Not feeling very confident about my first sewing venture in a while, I decided to make this a trial run out of less expensive fabric I had, hoping I would still be able to wear it at home though. So I used a cotton sheet with a nice pattern which I don't use any more, and a piece of plain fabric for the back of the garment which colour coordinated with the front. Along the way, I learned on Youtube about making and cutting my own bias tape from the same fabric instead of using store bought bias binding, and many other useful things I can tell you. Mr. HRK thinks the finished product still looks like a sheet, LOL, but I am pleased with it, and now I'm feeling confident to use some nicer and more expensive fabric for the next one. The main thing is I really enjoyed doing it, learned a lot, used my brain in a different way, and the week went really quickly, whilst still social isolating.
We also went out and bought some seedlings yesterday from Bunnings, there aren't many available so my purchases only included beans, mint and parsley. I planted them this morning so it might be seeds from my seed bank from now on.
Have a nice weekend everyone and stay well. Thanks for dropping by, I would love to hear from you.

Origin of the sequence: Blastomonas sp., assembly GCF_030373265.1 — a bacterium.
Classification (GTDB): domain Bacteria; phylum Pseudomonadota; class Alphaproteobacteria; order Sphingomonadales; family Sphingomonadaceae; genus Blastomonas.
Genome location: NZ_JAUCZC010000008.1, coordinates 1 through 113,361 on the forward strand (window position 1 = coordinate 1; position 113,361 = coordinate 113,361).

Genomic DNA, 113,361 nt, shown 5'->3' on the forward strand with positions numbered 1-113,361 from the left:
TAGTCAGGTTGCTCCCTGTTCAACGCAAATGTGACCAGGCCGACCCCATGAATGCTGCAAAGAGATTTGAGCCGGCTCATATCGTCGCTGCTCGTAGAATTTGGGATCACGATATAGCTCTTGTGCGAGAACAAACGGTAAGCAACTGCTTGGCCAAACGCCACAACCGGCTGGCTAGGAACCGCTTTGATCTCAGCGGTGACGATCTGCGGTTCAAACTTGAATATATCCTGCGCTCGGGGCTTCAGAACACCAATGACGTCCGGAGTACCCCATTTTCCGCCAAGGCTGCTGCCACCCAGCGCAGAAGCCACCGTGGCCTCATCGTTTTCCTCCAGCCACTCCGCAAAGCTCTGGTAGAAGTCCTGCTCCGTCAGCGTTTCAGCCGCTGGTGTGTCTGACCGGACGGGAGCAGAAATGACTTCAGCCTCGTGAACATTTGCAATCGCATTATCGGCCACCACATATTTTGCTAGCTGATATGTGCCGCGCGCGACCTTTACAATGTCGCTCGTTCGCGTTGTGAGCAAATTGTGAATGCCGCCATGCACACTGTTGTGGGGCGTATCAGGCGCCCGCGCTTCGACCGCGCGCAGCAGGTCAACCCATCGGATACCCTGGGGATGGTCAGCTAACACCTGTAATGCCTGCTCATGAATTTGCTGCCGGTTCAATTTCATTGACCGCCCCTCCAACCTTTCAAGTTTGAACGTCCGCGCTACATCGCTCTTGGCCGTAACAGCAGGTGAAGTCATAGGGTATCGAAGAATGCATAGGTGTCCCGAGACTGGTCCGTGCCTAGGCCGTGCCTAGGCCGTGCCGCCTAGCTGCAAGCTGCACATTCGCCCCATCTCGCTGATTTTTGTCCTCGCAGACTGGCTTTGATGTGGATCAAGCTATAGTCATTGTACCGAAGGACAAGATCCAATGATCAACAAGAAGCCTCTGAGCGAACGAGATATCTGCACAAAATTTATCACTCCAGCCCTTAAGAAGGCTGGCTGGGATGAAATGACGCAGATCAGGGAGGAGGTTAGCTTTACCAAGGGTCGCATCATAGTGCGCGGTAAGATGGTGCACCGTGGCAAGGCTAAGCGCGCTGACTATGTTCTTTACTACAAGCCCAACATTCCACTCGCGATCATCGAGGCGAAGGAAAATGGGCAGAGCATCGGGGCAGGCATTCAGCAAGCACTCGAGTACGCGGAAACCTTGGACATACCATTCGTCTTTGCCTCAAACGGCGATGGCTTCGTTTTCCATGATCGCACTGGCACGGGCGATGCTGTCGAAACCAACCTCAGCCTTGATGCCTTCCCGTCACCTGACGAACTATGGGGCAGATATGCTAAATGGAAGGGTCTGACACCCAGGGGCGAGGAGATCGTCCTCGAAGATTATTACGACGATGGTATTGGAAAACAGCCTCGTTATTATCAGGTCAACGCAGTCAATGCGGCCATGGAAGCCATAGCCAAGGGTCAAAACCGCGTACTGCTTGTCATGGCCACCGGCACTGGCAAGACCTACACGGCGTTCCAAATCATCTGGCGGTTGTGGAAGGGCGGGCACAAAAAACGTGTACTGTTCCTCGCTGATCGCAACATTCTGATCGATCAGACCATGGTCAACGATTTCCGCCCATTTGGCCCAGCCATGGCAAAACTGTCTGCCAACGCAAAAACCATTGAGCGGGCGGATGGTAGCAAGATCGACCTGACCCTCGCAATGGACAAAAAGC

wow ... that turned out so gorgeous and all you need to do is to dump everything in the mixer...how fun and easy! A must try for me! Thanks for sharing your family recipe, Pauline.ReplyDelete
Stay safe and healthy!
Thanks Angie. I hope you manage to try it, it's a winner.Delete
Pauline, I had the same thought about going to hospital and needing PJs as my old ones are worn out. I had a look in the stores for some cotton ones but none were available weeks ago and now most of the clothes shops have closed down here so I will just have to wear a gown if the worst happens 😳 Love the cake. Mum made a similar one when we were growing up.ReplyDelete
Thanks Chel. There's a lot of online shopping still available but I still don't trust buying clothes that way. I also think the mail has really slowed down. Take care, PaulineDelete
i'm amazed that flour is so hard to come by. isn't it weird? are all those people who have never made a homemade cake or their own bread suddenly gonna start? so funny. Keep well!ReplyDelete
Thanks Sherry, It's a good thing if people are suddenly trying to bake and cook,and with time on their hands perhaps they are. I just hope their aren't weevil infested cupboards as a result. Best wishes, Pauline. xxDelete
All those familiar common ingredients are in great demand in the US, especially flour and yeast, because the nearly 50% of meals that were being eaten out of the home are now being prepared and eaten in, and many people have more time to cook. We expect things to even out, as the very natural tendency to stockpile what one needed made the change in demand at the markets even more pronounced and caused empty shelves.ReplyDelete
Sewing is a good choice for these times: most of the sewing is to make masks as you can't and shouldn't buy the ones in scarce supply for medical professionals. I made one from a tee-shirt which has good filtering capacity, but I didn't have any elastic, it has to be tied on.
be well... mae at maefood.blogspot.com
Thanks Mae, I must find a pattern for masks and give them a try. It seems inevitable here as well that we will need masks , Using tee shirt material seems a good option. Stay well, Pauline xxDelete